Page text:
Tonight, President Bush will speak to the nation about the situation in Iraq. It’s about time.
I hope tonight he will address his words not just to us, and certainly not to Karl Rove or Donald Rumsfeld, but to a young American soldier in Iraq right now — the soldier carrying an M-16 in a dangerous place where he or she can’t tell friend from foe, the marine out on patrol at night who doesn’t know what’s coming around the next bend. America’s brave young men and women deserve to hear the truth.
For too long, the Bush administration’s strategy has been to divide not unite, to spin not to lead, to attack their political enemies at home rather than fight America’s enemies attacking our troops in Iraq.
It’s long past time to get it right in Iraq. The administration’s current lack of a coherent strategy is courting disaster instead of doing what’s needed for success.
That’s what we need from this administration. No more false rosy scenarios. No more happy talk about the Iraq insurgency being in “its final throes” when our military leadership knows that’s just spin.
It was with our troops in mind that I offered up a plan for Iraq in a New York Times op-ed this morning. I wrote: “The reality is the Bush administration’s choices have made Iraq into what it wasn’t before the war — a breeding ground for jihadists.”
As I said in the article and I will say again on the Senate floor today, there’s no time to wait — this is a time for humility from the White House, and a time to take specific steps to finally get it right in Iraq. It starts by telling the truth, and being straight with Americans.
Here’s what I think President Bush needs to address tonight – and we need to hold him accountable:
* The president must announce immediately that the United States will not have a permanent military presence or bases in Iraq.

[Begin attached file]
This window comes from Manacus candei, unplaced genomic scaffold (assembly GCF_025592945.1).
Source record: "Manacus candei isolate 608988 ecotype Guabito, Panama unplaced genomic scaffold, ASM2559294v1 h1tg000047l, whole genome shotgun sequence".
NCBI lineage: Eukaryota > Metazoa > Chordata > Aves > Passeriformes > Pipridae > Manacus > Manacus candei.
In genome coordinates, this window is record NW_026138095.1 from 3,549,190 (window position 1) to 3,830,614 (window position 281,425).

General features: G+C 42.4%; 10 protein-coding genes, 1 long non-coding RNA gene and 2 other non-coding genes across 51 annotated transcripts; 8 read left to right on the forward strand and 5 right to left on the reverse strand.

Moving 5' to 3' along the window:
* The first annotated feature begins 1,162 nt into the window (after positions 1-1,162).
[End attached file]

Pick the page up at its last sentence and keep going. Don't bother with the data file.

* The United States must also insist that the Iraqis establish a truly inclusive political process and meet the deadlines for finishing the constitution and holding elections in December.
* We need to put the training of Iraqi troops on a true six month wartime footing and ensure that the Iraqi government has the budget needed to deploy them.
* The administration needs to work not just at security but at reconstruction — Iraqis need to see the electricity working and the water flowing.
* The administration needs to get Iraq’s neighbors off the sidelines — they can’t afford a failed Iraq on their doorstep, and Bush-style unilateralism needs to bend to getting these countries on board.
* And the administration must immediately draw up a detailed plan with clear milestones for the transfer of military and police responsibilities to Iraqis after the December elections. The plan should be shared with Congress.
It’s the only way we can set the stage for American forces to begin to come home.
The next months are critical to the future of Iraq and our security. If the administration fails to take the kind of steps I outlined today, we will stumble along, our troops at greater risk, casualties rising, costs rising, the patience of the American people wearing thin, and the specter of quagmire staring us in the face.
I urge you to watch the president’s speech tonight with a careful eye and to act in every way possible to demand what our troops deserve – leadership equal to their sacrifices.
28 June 2005